The ‘Revenue Management’ market produced revenue of over $6.5 billion in 2011. This was up by over 5 percent on 2010, which was better than research house Analysys Mason expected. This was driven predominantly by spending in emerging markets, where the need to keep up with subscriber numbers and support mobile data services were the key factors. This is according to Analysys Mason’s latest report on worldwide Revenue Management market share.
The firm, who have changed the name from ‘billing’ to ‘revenue management’, in the market share report, have added ‘convergent’ billing to the postpaid and prepaid categories. This reflects the “growing number of charging, rating and pricing systems that are used to support both real-time and postpaid services.”
The overall picture of encouraging growth requires a closer look, before any bonuses are awarded. Competition continues to drive costs down and, while spending is on the increase across the Asia Pacific region, it has slowed. This is balanced by increased spending in the CALA region.
The biggest growth area is in the business optimisation category, which enjoyed over 11 percent growth in 2011. This is driven, not surprisingly by the growing realisation that data and the ability to analyse it is a business imperative in today’s world of competition and customer focus.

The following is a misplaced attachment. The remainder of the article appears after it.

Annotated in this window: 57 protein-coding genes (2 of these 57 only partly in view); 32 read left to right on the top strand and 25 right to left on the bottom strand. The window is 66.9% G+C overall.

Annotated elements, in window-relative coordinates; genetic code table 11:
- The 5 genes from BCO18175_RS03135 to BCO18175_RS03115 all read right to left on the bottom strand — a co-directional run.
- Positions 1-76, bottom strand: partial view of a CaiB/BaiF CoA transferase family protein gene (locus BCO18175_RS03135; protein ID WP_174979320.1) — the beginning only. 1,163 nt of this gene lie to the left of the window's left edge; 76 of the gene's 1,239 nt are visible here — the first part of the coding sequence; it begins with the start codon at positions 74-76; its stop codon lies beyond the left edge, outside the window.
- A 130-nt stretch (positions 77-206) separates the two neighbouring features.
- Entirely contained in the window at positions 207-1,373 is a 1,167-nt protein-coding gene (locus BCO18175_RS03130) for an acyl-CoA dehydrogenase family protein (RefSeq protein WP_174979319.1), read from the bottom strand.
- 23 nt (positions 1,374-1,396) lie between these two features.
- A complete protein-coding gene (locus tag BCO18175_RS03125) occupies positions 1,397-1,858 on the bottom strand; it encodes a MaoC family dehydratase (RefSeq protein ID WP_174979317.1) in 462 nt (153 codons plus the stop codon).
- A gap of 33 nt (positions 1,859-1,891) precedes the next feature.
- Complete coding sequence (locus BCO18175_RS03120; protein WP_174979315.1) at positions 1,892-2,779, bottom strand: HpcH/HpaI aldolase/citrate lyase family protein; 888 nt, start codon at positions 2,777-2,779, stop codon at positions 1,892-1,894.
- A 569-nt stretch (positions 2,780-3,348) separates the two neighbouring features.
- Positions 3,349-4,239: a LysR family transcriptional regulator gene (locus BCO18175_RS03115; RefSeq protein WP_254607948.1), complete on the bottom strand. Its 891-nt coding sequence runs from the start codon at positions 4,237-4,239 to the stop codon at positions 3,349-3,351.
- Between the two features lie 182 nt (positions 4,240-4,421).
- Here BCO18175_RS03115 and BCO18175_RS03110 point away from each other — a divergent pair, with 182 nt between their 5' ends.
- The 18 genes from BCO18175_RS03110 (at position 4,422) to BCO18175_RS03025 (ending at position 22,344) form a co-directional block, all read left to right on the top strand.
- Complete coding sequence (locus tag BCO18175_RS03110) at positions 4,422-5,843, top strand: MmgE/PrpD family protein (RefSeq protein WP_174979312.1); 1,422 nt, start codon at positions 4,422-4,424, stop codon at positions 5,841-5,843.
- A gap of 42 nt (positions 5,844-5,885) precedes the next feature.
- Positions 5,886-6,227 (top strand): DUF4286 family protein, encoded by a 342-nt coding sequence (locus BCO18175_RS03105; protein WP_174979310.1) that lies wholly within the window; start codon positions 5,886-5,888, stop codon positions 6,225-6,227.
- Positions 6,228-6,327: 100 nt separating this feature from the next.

Mediation remains a strong market, as service providers face the prospects of the huge increase in mobile data and the ever constant presence of legacy systems. In developed markets, this surge in data, ahead of the ‘long term’ solution of LTE is stimulating investment in policy management solutions, as well as the rationalisation of billing systems and cost-reduction projects.
Interestingly, systems that are supporting M2M projects made little impact on the figures, reflecting perhaps that service providers are not yet seeing any real business cases for investment. It could also, of course, be that they have a lot on their minds at the moment, with the new landscape appearing in the payments world, OTT players apparently threatening their livelihoods and all of these pushing them towards disintermediation. M2M must seem a long way away, but it leaves a lot to do if we are going to be supporting 50 billion connected devices by 2020.
That said, the market looks healthy and will get another boost as the larger investments in support infrastructure for LTE replace the fixes being implemented now.